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Can I determine if these matrices are are diagonilizable without any calculations? I know I can determine it by calculating the eigenvalues and eigenvectors, but I am not sure if it can be done without the calculations. Thanks

$$ \begin{bmatrix} -2 && 1 && 1 \\ 1 && -2 && 1 \\ 1 && 1 && -2 \end{bmatrix} $$

I think that this one can be diagonalized based on the theorem that any real symmetric matrix can be diagonalized (correct me if I'm wrong). But what about this one:

$$ \begin{bmatrix} 0 && 0 && 1 \\ 1 && 0 && 0 \\ 0 && 1 && 0 \end{bmatrix} $$

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  • $\begingroup$ Not without any calculations. It requires calculations to determine symmetricity for example. $\endgroup$ – mathreadler May 19 '17 at 17:18
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The second example is a permutation matrix. Every permutation matrix is diagonalisable over $\Bbb C$, since each permutation matrix satisfies $A^m=I$ for some $m$, and $x^m-1=0$ has $m$ distinct roots over $\Bbb C$.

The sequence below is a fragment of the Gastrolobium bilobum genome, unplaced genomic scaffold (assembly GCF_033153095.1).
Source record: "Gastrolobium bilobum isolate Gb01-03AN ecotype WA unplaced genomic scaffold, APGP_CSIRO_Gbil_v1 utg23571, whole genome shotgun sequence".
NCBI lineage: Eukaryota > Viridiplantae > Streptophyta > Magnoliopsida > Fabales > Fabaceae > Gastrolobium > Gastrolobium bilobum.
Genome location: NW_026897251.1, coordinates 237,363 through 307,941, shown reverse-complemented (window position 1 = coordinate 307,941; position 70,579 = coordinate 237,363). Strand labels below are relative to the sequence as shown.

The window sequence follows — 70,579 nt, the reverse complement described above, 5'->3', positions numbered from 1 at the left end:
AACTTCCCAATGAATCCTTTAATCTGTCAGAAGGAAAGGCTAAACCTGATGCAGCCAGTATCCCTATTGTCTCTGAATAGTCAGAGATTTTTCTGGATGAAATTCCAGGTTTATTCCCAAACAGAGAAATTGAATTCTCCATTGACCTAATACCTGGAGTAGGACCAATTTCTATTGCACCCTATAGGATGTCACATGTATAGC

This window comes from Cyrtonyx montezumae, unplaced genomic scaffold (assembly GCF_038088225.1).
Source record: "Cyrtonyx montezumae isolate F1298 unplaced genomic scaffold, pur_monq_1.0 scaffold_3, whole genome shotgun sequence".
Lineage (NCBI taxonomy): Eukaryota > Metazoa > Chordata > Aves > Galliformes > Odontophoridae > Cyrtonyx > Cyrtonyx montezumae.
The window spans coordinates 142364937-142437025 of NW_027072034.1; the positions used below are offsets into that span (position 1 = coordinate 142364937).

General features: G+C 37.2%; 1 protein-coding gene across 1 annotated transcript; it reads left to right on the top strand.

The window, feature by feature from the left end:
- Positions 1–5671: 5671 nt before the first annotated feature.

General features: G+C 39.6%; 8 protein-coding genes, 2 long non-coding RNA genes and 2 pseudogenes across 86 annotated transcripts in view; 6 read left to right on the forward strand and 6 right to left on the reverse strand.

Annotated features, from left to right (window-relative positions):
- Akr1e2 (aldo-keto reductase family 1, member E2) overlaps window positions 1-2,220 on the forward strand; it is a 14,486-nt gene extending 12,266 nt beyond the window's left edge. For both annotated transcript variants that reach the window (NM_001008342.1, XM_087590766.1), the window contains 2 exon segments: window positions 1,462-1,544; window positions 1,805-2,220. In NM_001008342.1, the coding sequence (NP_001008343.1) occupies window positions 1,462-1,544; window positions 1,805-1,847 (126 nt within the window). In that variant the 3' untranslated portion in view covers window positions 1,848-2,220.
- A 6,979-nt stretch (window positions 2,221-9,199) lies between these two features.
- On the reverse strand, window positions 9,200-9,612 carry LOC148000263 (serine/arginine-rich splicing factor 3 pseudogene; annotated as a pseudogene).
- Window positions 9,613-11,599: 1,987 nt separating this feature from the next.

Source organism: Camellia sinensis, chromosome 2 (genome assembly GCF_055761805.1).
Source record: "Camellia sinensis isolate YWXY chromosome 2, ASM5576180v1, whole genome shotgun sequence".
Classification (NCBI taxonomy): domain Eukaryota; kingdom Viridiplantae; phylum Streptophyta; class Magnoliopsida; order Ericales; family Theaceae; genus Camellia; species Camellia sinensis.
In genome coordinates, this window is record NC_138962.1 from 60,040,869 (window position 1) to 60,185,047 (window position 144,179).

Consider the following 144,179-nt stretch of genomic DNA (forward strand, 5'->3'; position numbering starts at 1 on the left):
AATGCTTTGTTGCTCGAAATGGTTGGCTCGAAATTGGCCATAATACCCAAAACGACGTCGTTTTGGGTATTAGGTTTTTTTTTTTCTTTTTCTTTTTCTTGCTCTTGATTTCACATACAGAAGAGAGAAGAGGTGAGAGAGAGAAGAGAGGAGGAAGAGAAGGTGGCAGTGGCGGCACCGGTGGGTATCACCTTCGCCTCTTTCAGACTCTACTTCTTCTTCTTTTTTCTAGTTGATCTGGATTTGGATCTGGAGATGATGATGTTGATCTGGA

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  • $\begingroup$ could you explain a bit more what $x^m - 1 = 0$ is? and is there a way to prove that $A^m = I$? I am still kind of confused.. thanks $\endgroup$ – ivana14 May 19 '17 at 17:43
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    $\begingroup$ @ivana14 In your example, $A^3=I$. $\endgroup$ – Angina Seng May 19 '17 at 17:44

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